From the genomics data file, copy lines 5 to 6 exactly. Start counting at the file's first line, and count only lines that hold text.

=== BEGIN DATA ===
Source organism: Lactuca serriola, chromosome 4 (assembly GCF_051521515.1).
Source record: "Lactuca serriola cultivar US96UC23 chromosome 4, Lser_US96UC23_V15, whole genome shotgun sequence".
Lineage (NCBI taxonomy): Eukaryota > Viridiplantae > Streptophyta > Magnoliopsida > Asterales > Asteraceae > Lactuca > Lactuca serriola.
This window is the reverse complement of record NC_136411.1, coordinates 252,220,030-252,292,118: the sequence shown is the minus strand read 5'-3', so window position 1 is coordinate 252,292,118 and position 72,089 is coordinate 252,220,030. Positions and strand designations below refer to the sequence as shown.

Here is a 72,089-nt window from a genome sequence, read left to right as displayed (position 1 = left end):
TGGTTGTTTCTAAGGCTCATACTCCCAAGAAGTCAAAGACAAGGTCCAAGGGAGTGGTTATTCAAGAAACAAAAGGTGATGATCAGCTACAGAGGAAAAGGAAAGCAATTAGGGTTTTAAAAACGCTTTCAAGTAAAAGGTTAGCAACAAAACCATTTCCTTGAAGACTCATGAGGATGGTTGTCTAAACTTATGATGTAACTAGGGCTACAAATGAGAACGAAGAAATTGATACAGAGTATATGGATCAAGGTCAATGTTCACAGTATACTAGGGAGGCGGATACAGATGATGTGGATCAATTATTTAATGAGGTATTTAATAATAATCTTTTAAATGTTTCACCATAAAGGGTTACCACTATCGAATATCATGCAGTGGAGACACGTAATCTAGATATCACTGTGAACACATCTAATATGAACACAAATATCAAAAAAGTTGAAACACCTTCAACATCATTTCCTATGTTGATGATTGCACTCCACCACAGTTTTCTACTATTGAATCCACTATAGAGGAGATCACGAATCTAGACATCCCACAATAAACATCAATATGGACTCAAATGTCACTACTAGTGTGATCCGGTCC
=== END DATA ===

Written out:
Here is a 72,089-nt window from a genome sequence, read left to right as displayed (position 1 = left end):
TGGTTGTTTCTAAGGCTCATACTCCCAAGAAGTCAAAGACAAGGTCCAAGGGAGTGGTTATTCAAGAAACAAAAGGTGATGATCAGCTACAGAGGAAAAGGAAAGCAATTAGGGTTTTAAAAACGCTTTCAAGTAAAAGGTTAGCAACAAAACCATTTCCTTGAAGACTCATGAGGATGGTTGTCTAAACTTATGATGTAACTAGGGCTACAAATGAGAACGAAGAAATTGATACAGAGTATATGGATCAAGGTCAATGTTCACAGTATACTAGGGAGGCGGATACAGATGATGTGGATCAATTATTTAATGAGGTATTTAATAATAATCTTTTAAATGTTTCACCATAAAGGGTTACCACTATCGAATATCATGCAGTGGAGACACGTAATCTAGATATCACTGTGAACACATCTAATATGAACACAAATATCAAAAAAGTTGAAACACCTTCAACATCATTTCCTATGTTGATGATTGCACTCCACCACAGTTTTCTACTATTGAATCCACTATAGAGGAGATCACGAATCTAGACATCCCACAATAAACATCAATATGGACTCAAATGTCACTACTAGTGTGATCCGGTCC